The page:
3. The start-annual up's turnover must not exceed INR 25 crores:
The start-annual up's turnover must not have exceeded INR 25 crores in any of the previous five years since its inception to be eligible for this scheme.
4. The start-up can't be more than 5 years old:
This scheme will be open to all Indian businesses that have been established within the last five years of the policy's effective date. Simply put, this government start-up program is open to all businesses that were formed or registered after February 15, 2011.
5. The organisation must be interested in the creation of a new product or service:
This program is only for start-ups who are creating a new product, service, or process. There are three requirements for this criterion:
- The start-up must be developing, deploying, or commercialising a new product, process, or service that is based on technology or intellectual property.
- The start-up must aim to build or add value to customers or workflow by creating and commercialising a new product or service, or a substantially enhanced existing product or service.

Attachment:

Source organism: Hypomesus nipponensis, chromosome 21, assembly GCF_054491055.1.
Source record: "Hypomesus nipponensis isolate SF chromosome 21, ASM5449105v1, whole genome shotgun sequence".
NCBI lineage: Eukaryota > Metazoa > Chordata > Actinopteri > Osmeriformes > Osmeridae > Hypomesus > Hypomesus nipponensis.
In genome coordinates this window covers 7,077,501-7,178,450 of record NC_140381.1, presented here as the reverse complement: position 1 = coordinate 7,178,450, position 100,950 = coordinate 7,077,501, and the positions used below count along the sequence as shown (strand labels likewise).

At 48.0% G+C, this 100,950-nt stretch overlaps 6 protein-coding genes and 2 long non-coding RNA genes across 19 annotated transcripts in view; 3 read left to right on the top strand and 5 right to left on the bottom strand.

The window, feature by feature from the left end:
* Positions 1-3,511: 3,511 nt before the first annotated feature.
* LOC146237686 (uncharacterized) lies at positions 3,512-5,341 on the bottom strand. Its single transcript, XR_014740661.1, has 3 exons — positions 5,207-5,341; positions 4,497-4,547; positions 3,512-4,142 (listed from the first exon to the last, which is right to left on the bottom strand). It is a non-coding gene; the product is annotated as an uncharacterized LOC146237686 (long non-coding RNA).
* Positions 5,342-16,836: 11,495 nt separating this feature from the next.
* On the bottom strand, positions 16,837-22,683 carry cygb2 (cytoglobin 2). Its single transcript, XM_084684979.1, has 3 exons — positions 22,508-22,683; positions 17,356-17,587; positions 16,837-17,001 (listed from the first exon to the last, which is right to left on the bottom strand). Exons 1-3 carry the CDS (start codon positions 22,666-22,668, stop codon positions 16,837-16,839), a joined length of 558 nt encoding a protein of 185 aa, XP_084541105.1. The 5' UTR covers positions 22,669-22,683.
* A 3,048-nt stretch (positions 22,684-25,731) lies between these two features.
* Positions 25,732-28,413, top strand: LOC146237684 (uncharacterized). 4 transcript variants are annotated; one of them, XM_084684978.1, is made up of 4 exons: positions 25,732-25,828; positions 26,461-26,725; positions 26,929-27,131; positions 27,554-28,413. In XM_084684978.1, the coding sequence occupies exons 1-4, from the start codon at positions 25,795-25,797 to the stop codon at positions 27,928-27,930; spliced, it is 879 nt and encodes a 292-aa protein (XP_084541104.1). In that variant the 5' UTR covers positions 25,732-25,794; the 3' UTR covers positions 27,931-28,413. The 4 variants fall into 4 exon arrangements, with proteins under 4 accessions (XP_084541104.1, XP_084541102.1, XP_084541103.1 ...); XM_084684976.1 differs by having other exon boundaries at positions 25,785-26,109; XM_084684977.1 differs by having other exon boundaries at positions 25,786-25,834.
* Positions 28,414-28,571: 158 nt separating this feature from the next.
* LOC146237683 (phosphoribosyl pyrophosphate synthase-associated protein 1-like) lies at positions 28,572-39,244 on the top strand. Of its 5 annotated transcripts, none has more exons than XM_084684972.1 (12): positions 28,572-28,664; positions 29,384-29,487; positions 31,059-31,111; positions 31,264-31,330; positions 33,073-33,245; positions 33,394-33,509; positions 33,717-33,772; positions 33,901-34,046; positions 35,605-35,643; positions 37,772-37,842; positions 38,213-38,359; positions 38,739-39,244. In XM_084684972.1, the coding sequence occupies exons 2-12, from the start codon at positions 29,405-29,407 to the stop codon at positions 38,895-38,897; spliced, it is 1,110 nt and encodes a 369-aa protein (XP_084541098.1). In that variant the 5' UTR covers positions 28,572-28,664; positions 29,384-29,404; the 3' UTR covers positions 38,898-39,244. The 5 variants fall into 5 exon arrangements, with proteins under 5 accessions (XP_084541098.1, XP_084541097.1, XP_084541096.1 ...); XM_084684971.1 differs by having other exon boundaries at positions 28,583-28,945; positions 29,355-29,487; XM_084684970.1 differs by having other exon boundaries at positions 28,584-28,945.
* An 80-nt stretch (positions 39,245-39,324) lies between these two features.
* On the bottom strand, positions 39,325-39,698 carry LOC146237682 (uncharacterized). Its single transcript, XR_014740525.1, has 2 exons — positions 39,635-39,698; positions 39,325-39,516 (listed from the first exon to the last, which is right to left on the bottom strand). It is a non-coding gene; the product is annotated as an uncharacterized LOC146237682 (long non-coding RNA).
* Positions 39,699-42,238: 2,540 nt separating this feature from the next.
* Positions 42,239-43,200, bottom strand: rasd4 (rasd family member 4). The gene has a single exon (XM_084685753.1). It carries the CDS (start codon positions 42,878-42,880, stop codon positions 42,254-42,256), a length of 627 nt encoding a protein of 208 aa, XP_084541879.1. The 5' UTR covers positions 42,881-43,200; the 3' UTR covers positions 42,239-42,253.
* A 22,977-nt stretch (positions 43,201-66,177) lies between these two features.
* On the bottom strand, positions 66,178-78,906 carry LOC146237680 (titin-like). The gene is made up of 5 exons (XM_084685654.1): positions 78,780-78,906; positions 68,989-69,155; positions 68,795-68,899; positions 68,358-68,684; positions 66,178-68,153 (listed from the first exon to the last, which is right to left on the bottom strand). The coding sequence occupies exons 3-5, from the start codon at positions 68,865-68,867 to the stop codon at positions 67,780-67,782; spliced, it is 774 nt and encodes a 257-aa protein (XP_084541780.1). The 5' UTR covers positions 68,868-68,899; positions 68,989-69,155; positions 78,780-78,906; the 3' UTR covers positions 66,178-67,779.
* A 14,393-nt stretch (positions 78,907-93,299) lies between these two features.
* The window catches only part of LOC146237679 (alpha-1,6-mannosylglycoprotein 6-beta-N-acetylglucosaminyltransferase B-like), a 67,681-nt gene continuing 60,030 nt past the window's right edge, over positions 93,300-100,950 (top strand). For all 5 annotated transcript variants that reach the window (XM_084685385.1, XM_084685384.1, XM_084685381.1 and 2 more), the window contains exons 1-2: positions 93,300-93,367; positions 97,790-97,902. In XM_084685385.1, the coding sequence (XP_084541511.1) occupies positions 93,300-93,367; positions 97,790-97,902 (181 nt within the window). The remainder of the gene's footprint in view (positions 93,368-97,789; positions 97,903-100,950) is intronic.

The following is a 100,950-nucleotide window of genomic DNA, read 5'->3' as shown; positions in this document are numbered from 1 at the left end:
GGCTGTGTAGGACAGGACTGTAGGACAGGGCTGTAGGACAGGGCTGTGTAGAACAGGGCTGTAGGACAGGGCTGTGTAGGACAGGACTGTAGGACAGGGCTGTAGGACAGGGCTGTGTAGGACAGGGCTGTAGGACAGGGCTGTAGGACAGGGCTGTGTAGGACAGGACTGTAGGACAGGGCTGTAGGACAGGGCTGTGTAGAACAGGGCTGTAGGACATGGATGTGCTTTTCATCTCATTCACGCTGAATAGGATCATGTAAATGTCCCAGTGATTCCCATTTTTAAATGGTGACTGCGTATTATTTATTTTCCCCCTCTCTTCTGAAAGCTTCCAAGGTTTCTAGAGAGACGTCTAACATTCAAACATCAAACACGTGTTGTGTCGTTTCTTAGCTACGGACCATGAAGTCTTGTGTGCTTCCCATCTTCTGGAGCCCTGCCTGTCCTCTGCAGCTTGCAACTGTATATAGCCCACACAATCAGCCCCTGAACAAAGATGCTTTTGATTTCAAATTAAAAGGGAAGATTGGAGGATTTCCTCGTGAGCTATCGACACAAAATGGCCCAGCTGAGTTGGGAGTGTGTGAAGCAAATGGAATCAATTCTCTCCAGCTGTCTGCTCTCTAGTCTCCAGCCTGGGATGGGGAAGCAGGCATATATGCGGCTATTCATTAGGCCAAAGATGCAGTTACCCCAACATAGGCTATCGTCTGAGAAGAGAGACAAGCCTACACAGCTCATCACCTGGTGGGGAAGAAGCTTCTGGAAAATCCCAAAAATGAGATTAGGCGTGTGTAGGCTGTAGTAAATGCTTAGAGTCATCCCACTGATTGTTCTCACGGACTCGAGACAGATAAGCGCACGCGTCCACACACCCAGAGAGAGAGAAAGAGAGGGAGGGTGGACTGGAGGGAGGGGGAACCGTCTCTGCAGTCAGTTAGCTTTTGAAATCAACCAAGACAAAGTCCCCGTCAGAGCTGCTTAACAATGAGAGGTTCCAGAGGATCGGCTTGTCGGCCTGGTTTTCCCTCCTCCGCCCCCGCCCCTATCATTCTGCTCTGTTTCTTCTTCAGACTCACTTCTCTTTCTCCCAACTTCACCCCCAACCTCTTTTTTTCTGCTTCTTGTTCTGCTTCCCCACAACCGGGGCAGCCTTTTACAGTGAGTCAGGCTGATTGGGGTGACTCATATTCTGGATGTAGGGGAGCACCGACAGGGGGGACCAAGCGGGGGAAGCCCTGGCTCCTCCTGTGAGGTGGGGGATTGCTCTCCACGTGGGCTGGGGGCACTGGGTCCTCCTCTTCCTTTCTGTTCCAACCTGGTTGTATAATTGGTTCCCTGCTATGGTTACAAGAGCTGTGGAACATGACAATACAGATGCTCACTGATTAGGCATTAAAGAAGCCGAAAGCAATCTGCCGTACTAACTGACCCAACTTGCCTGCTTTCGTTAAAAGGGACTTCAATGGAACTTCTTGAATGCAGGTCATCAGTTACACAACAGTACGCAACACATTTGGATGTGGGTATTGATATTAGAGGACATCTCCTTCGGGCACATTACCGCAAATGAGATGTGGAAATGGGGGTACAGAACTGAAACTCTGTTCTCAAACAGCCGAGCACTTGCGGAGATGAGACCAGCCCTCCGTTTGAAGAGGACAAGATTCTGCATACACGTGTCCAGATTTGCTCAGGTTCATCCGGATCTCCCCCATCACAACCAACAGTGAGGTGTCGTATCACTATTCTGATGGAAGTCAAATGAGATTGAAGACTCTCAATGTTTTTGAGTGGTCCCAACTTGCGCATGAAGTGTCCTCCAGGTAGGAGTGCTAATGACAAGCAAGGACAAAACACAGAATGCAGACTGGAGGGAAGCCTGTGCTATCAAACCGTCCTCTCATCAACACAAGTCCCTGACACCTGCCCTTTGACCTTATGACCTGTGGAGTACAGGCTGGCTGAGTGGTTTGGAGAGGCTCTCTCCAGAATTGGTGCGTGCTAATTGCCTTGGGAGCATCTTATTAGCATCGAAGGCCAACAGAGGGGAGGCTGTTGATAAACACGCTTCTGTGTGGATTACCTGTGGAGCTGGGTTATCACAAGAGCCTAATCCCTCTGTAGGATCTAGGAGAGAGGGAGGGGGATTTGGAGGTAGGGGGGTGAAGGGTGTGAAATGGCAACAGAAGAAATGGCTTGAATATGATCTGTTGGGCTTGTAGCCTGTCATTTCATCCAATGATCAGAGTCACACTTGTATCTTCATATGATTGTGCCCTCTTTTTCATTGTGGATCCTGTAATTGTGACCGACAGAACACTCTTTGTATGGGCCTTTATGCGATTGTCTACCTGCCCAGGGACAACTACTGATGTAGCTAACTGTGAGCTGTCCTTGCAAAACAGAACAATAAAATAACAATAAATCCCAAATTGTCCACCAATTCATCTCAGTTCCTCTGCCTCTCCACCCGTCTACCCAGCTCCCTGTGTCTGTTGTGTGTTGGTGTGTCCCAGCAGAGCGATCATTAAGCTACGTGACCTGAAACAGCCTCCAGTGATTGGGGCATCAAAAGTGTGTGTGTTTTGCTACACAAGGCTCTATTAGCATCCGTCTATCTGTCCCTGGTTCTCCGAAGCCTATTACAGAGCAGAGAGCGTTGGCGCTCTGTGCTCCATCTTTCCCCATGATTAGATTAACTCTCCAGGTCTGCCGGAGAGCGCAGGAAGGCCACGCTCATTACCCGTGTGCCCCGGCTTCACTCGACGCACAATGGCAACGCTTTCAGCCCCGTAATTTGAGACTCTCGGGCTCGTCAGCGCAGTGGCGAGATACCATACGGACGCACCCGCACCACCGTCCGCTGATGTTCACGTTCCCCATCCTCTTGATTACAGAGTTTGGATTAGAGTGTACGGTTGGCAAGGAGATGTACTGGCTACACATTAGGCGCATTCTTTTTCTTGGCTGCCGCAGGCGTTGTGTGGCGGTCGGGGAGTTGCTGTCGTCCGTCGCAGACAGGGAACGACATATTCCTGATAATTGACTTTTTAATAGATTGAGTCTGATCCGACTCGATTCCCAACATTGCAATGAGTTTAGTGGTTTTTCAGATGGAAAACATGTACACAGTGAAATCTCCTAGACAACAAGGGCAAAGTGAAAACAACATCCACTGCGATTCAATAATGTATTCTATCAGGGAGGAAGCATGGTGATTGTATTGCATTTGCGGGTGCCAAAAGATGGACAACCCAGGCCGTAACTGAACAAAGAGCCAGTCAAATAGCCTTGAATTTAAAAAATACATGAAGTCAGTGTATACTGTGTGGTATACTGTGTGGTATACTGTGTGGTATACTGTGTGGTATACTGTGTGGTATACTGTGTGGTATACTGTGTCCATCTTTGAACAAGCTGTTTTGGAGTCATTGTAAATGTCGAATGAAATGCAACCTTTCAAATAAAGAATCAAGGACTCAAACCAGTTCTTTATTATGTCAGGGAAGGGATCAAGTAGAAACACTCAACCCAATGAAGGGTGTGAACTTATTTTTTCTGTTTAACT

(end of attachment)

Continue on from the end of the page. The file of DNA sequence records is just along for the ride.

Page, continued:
- The start-up cannot be exclusively based on producing goods or services with little or minimal market potential, such as undifferentiated products or services, with little or limited differentiation.
6. DIPP must have given the start-up approval that the company is innovative:
- Any new business must get approval from the Department of Industrial Policy and Promotion's (DIPP) Inter-Ministerial Board (2). A start-up must send an application to the Inter-Ministerial Board of DIPP to validate the creative nature of their enterprise, along with the following supporting documents:
- Recommendation from an Indian Incubator based in a Post-Graduate College.
- Recommendation from a Government of India-funded incubator concerning a scheme to encourage innovation.
- Recommendation from a Government of India-approved incubator.
- A letter of at least 20% equity funding from a Securities Exchange Board of India-registered Incubation Fund, Angel Fund, Private Equity Fund, Accelerator, or Angel Network (SEBI). Such a fund must not be included in any negative list of funds that DIPP should issue in the future.
- A letter of funding from the Central Government or a state government as part of an innovation program.
- In areas related to the essence of the company being promoted, a patent is filed and published in the Indian Patent Office Journal.